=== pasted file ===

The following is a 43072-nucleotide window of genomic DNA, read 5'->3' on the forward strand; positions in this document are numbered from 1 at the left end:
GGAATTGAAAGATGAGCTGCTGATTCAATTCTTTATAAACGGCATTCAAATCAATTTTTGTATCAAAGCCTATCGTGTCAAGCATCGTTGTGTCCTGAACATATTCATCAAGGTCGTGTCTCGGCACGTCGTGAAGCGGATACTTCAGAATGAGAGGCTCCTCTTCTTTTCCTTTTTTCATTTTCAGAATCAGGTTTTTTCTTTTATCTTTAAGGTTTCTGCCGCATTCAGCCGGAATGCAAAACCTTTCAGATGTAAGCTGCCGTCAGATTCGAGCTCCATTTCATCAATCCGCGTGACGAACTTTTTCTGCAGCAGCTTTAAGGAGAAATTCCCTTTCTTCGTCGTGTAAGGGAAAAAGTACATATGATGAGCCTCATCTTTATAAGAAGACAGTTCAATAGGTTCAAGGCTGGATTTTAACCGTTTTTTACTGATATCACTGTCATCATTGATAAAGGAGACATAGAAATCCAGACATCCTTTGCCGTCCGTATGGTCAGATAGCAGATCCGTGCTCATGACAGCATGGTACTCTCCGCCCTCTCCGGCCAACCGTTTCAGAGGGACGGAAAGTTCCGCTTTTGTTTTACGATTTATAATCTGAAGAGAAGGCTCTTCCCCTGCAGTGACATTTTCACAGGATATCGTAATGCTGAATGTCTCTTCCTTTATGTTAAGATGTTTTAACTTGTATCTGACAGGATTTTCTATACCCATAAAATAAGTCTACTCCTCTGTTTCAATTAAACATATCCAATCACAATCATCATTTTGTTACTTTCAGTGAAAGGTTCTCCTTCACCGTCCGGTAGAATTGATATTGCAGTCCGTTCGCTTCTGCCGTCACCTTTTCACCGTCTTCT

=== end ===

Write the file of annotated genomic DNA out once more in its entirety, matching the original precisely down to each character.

The following is a 43072-nucleotide window of genomic DNA, read 5'->3' on the forward strand; positions in this document are numbered from 1 at the left end:
GGAATTGAAAGATGAGCTGCTGATTCAATTCTTTATAAACGGCATTCAAATCAATTTTTGTATCAAAGCCTATCGTGTCAAGCATCGTTGTGTCCTGAACATATTCATCAAGGTCGTGTCTCGGCACGTCGTGAAGCGGATACTTCAGAATGAGAGGCTCCTCTTCTTTTCCTTTTTTCATTTTCAGAATCAGGTTTTTTCTTTTATCTTTAAGGTTTCTGCCGCATTCAGCCGGAATGCAAAACCTTTCAGATGTAAGCTGCCGTCAGATTCGAGCTCCATTTCATCAATCCGCGTGACGAACTTTTTCTGCAGCAGCTTTAAGGAGAAATTCCCTTTCTTCGTCGTGTAAGGGAAAAAGTACATATGATGAGCCTCATCTTTATAAGAAGACAGTTCAATAGGTTCAAGGCTGGATTTTAACCGTTTTTTACTGATATCACTGTCATCATTGATAAAGGAGACATAGAAATCCAGACATCCTTTGCCGTCCGTATGGTCAGATAGCAGATCCGTGCTCATGACAGCATGGTACTCTCCGCCCTCTCCGGCCAACCGTTTCAGAGGGACGGAAAGTTCCGCTTTTGTTTTACGATTTATAATCTGAAGAGAAGGCTCTTCCCCTGCAGTGACATTTTCACAGGATATCGTAATGCTGAATGTCTCTTCCTTTATGTTAAGATGTTTTAACTTGTATCTGACAGGATTTTCTATACCCATAAAATAAGTCTACTCCTCTGTTTCAATTAAACATATCCAATCACAATCATCATTTTGTTACTTTCAGTGAAAGGTTCTCCTTCACCGTCCGGTAGAATTGATATTGCAGTCCGTTCGCTTCTGCCGTCACCTTTTCACCGTCTTCT